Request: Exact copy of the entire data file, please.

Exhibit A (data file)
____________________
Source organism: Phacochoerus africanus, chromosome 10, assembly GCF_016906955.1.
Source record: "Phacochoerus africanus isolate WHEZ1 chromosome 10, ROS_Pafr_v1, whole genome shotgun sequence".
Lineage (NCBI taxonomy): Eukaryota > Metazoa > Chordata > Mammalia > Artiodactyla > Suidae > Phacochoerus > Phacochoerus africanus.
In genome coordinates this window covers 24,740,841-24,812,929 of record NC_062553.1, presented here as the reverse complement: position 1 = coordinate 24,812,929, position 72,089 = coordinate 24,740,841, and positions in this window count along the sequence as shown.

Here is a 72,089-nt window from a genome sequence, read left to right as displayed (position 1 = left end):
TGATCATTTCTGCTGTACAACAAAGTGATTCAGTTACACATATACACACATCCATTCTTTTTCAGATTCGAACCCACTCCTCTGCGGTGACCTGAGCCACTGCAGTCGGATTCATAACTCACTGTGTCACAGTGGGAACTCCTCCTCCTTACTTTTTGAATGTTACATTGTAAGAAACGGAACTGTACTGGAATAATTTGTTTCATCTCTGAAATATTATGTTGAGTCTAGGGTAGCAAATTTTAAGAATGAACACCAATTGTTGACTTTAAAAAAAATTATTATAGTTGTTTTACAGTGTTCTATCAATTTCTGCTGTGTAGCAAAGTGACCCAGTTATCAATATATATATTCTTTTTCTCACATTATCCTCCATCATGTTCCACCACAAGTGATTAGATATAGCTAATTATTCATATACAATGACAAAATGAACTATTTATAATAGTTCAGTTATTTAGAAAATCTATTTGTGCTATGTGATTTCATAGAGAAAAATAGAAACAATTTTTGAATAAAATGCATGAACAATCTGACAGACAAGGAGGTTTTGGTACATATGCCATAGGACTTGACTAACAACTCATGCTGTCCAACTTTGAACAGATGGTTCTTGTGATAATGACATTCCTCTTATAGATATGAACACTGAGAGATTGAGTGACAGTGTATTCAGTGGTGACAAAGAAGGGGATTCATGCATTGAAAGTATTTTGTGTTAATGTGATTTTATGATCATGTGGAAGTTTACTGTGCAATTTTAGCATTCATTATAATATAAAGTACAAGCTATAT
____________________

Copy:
Source organism: Phacochoerus africanus, chromosome 10, assembly GCF_016906955.1.
Source record: "Phacochoerus africanus isolate WHEZ1 chromosome 10, ROS_Pafr_v1, whole genome shotgun sequence".
Lineage (NCBI taxonomy): Eukaryota > Metazoa > Chordata > Mammalia > Artiodactyla > Suidae > Phacochoerus > Phacochoerus africanus.
In genome coordinates this window covers 24,740,841-24,812,929 of record NC_062553.1, presented here as the reverse complement: position 1 = coordinate 24,812,929, position 72,089 = coordinate 24,740,841, and positions in this window count along the sequence as shown.

Here is a 72,089-nt window from a genome sequence, read left to right as displayed (position 1 = left end):
TGATCATTTCTGCTGTACAACAAAGTGATTCAGTTACACATATACACACATCCATTCTTTTTCAGATTCGAACCCACTCCTCTGCGGTGACCTGAGCCACTGCAGTCGGATTCATAACTCACTGTGTCACAGTGGGAACTCCTCCTCCTTACTTTTTGAATGTTACATTGTAAGAAACGGAACTGTACTGGAATAATTTGTTTCATCTCTGAAATATTATGTTGAGTCTAGGGTAGCAAATTTTAAGAATGAACACCAATTGTTGACTTTAAAAAAAATTATTATAGTTGTTTTACAGTGTTCTATCAATTTCTGCTGTGTAGCAAAGTGACCCAGTTATCAATATATATATTCTTTTTCTCACATTATCCTCCATCATGTTCCACCACAAGTGATTAGATATAGCTAATTATTCATATACAATGACAAAATGAACTATTTATAATAGTTCAGTTATTTAGAAAATCTATTTGTGCTATGTGATTTCATAGAGAAAAATAGAAACAATTTTTGAATAAAATGCATGAACAATCTGACAGACAAGGAGGTTTTGGTACATATGCCATAGGACTTGACTAACAACTCATGCTGTCCAACTTTGAACAGATGGTTCTTGTGATAATGACATTCCTCTTATAGATATGAACACTGAGAGATTGAGTGACAGTGTATTCAGTGGTGACAAAGAAGGGGATTCATGCATTGAAAGTATTTTGTGTTAATGTGATTTTATGATCATGTGGAAGTTTACTGTGCAATTTTAGCATTCATTATAATATAAAGTACAAGCTATAT